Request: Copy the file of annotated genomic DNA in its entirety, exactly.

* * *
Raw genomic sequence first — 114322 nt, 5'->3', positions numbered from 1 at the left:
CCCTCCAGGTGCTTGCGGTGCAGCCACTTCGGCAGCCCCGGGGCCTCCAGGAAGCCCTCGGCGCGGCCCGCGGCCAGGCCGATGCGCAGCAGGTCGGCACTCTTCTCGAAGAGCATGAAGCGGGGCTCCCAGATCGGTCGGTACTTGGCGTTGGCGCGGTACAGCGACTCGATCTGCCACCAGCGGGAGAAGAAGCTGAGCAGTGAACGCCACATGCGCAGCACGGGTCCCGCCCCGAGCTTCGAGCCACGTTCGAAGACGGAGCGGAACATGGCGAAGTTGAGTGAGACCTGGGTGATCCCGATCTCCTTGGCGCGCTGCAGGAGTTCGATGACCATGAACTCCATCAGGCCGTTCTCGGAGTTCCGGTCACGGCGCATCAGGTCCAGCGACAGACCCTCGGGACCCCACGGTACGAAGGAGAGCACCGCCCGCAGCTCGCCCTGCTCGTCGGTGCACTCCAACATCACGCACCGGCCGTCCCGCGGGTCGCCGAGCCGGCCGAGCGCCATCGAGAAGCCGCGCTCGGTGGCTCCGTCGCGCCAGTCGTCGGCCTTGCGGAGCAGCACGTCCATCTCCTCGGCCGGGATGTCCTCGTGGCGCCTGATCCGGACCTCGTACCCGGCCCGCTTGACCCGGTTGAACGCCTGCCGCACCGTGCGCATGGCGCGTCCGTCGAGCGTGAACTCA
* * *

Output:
Raw genomic sequence first — 114322 nt, 5'->3', positions numbered from 1 at the left:
CCCTCCAGGTGCTTGCGGTGCAGCCACTTCGGCAGCCCCGGGGCCTCCAGGAAGCCCTCGGCGCGGCCCGCGGCCAGGCCGATGCGCAGCAGGTCGGCACTCTTCTCGAAGAGCATGAAGCGGGGCTCCCAGATCGGTCGGTACTTGGCGTTGGCGCGGTACAGCGACTCGATCTGCCACCAGCGGGAGAAGAAGCTGAGCAGTGAACGCCACATGCGCAGCACGGGTCCCGCCCCGAGCTTCGAGCCACGTTCGAAGACGGAGCGGAACATGGCGAAGTTGAGTGAGACCTGGGTGATCCCGATCTCCTTGGCGCGCTGCAGGAGTTCGATGACCATGAACTCCATCAGGCCGTTCTCGGAGTTCCGGTCACGGCGCATCAGGTCCAGCGACAGACCCTCGGGACCCCACGGTACGAAGGAGAGCACCGCCCGCAGCTCGCCCTGCTCGTCGGTGCACTCCAACATCACGCACCGGCCGTCCCGCGGGTCGCCGAGCCGGCCGAGCGCCATCGAGAAGCCGCGCTCGGTGGCTCCGTCGCGCCAGTCGTCGGCCTTGCGGAGCAGCACGTCCATCTCCTCGGCCGGGATGTCCTCGTGGCGCCTGATCCGGACCTCGTACCCGGCCCGCTTGACCCGGTTGAACGCCTGCCGCACCGTGCGCATGGCGCGTCCGTCGAGCGTGAACTCA